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CHAPTER 36 WINDOWS INTEGRATION
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Key: HKEY CURRENT USER\Software\Microsoft\VWDExpress\10.0\General, Value Name: OnEnvironmentStartup, Value: 5 Press enter to finish
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In addition to the six root key properties, the Registry class provides static methods for reading and writing registry values, and these provide the most convenient way of getting and setting the value of specific registry entries. Listing 36-10 provides a demonstration. Listing 36-10. Reading and Modifying the Registry Using the Registry Class using System; using Microsoft.Win32; class Listing 10 { static void Main(string[] args) { // define the key name string keyName = @"HKEY CURRENT USER\Software\Apress\Introduction to C#"; // set a value for the key Registry.SetValue(keyName, "Windows Integration Example", "Test Value"); // read the value back string value = (string)Registry.GetValue(keyName, "Windows Integration Example", "Default Value"); // print out the value Console.WriteLine("Value: {0}", value); // wait for input before exiting Console.WriteLine("Press enter to finish"); Console.ReadLine(); } } The SetValue method takes the name of the key, the name of the value, and the value itself as parameters. The GetValue method retrieves a value and takes the name of the key, the name of the value, and a default value to use whether a value has not been previously set. In Listing 36-10, I set and then get the same value. Note that when using these static methods, you can specify the key name fully, including the root key, in this case HKEY CURRENT USER. Compiling and running Listing 36-10 produces the following output:
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CHAPTER 36 WINDOWS INTEGRATION
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Value: Test Value Press enter to finish
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Using the Windows Registry Editor, we can see the key that Listing 36-10 created, as shown by Figure 36-11.
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Figure 36-11. Viewing a key with the Registry Editor
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Summary
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In this chapter, we looked at the ways in which the .NET Framework Class Library provides support for accessing key features of the Windows operating system. Using C#, we have been able to use the event log, gain elevated privileges, create and install a Windows service, and make use of the registry. These features are not directly required by C# or .NET, but they can be very useful in making a C# program better fit into the Windows ecosystem.
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C H A P T E R 37
Cryptography and Security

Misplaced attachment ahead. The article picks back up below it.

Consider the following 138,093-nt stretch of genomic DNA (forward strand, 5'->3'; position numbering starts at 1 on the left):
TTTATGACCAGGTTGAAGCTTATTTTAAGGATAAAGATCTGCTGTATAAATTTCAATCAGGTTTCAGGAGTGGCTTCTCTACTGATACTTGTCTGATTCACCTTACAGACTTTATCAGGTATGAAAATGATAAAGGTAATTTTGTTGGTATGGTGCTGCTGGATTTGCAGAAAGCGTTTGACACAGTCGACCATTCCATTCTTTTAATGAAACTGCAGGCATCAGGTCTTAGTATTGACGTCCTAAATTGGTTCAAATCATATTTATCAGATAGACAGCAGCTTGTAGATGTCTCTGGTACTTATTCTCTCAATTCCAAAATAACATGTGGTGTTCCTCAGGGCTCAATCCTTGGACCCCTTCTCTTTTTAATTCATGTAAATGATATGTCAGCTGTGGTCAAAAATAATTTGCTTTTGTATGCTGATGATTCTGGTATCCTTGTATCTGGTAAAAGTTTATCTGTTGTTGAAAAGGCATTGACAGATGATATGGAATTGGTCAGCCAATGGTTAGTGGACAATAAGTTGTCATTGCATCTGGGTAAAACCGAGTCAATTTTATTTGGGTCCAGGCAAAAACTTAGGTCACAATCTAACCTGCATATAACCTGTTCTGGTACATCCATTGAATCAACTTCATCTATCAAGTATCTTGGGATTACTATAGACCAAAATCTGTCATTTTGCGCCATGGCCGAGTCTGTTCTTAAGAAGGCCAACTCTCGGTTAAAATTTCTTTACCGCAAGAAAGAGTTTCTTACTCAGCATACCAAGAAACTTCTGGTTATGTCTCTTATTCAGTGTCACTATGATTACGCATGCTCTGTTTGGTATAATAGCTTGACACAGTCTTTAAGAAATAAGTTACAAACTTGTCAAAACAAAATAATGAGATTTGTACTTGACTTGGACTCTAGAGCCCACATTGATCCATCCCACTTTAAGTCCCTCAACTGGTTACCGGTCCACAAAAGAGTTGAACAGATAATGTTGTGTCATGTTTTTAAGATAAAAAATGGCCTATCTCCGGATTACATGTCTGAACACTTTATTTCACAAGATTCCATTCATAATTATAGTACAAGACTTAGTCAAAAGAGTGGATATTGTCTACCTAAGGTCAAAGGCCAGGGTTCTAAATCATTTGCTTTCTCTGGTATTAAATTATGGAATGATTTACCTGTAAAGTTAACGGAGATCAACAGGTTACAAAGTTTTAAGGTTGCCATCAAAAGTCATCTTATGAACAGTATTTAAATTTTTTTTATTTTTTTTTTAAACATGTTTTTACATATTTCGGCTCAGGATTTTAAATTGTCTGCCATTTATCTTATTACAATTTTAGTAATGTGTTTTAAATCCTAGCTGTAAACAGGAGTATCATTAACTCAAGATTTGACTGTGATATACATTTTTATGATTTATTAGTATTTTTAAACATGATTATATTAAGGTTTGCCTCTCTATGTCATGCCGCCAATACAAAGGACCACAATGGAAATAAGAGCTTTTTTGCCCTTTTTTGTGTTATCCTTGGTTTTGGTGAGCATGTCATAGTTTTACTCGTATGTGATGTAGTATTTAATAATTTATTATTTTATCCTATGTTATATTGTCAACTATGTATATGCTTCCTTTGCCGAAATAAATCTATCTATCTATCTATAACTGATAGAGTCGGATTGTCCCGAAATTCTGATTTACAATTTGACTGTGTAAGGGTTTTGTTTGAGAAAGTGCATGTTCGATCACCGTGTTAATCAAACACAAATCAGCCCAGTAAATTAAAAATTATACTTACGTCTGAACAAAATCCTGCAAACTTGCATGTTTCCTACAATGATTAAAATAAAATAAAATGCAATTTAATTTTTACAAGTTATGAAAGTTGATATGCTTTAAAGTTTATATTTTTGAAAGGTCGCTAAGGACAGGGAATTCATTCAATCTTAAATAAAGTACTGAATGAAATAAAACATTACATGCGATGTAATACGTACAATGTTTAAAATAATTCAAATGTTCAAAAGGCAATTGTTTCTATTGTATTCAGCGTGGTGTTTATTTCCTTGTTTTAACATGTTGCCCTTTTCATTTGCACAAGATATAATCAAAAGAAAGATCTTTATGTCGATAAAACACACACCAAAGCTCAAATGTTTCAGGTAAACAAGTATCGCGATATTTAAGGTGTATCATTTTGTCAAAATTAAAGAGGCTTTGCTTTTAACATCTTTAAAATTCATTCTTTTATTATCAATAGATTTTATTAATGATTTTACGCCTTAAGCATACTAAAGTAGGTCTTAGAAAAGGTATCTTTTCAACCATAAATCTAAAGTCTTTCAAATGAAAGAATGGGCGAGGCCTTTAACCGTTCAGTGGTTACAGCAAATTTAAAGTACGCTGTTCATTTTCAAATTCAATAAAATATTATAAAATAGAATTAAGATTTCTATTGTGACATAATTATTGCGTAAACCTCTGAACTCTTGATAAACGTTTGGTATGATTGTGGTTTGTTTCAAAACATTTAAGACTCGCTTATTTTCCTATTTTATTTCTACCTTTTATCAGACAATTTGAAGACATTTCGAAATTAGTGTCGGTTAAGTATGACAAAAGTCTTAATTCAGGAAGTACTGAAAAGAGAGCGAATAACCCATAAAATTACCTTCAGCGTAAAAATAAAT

When the .NET Framework was first released, it contained an extensive set of security and cryptographic features. Of particular note was the ability to apply strict controls over the use of your .NET assemblies through a sophisticated policy system. The security features were very comprehensive and so complicated that pretty much no one ever used them. With .NET 4, almost all the security features have been deprecated and are no longer supported, which leaves only the cryptographic features. Fortunately, the same attention to detail that went into the abandoned policy system was also applied to the cryptographic support, which means there is a comprehensive range of algorithms and support classes available for the C# programmer. In this chapter, we will take a look at how the cryptography features can be used to address common security concerns, including encryption (used to protect data from unwanted eyes), hash codes (used to ensure that data has not been modified), and techniques for generating random data securely and keeping the content of strings hidden. I have a warning, though, before we start. The security and cryptography features of any programming language have two fatal flaws: the programmer and the user. It is incredibly easy to create a program that appears to have solved a security problem but doesn t either because it has been badly implemented or because it is badly used. As a general rule, cryptographic features are used to transform a problem so that it might be easier to solve. For example, imagine you and I need to send data to one another that no one else should be able to read. An obvious approach would be for you to encrypt the data and for me to decrypt it. This is like putting a password on the data, where the password is known as the encryption key. For the most commonly used kinds of encryption, I need to use the same password to decrypt the data as you used to encrypt it. And so the problem has changed from how to exchange data in private to how to exchange the key securely. If you e-mail it to me, would the same people who want to read our data be able to read the key and decrypt the data anyway Can you trust me not to write the key on my whiteboard in a public office If we meet in person, are bad people likely to be listening to us A-ha, you say what about public key cryptography Doesn t that solve the problem And, of course, the answer is that it doesn t; it just changes it in a different way. Public key cryptography means you encrypt the data using a key that can be safely shared with everyone, while I decrypt it using a key that is known only to me. It relies on some very clever math. The problem becomes making sure that you are using my public key and verifying that it is me you are exchanging the data with, ensuring that my key hasn t been stolen, and so on. I could continue, but you get the idea. Cryptographic features must be used with caution. Simply exploring the cryptographic features of .NET is very different from using them to solve a real-world problem. This chapter will help you do the former, but a lot of careful thought and learning is required to do the latter. There are no recent books that I would recommend for .NET security, but for older titles I suggest either my own book, written with Allen Jones, called Programing .NET Security and published by O Reilly, or Jason Bock s book .NET Security, published by Apress. Table 37-1 provides the summary for this chapter.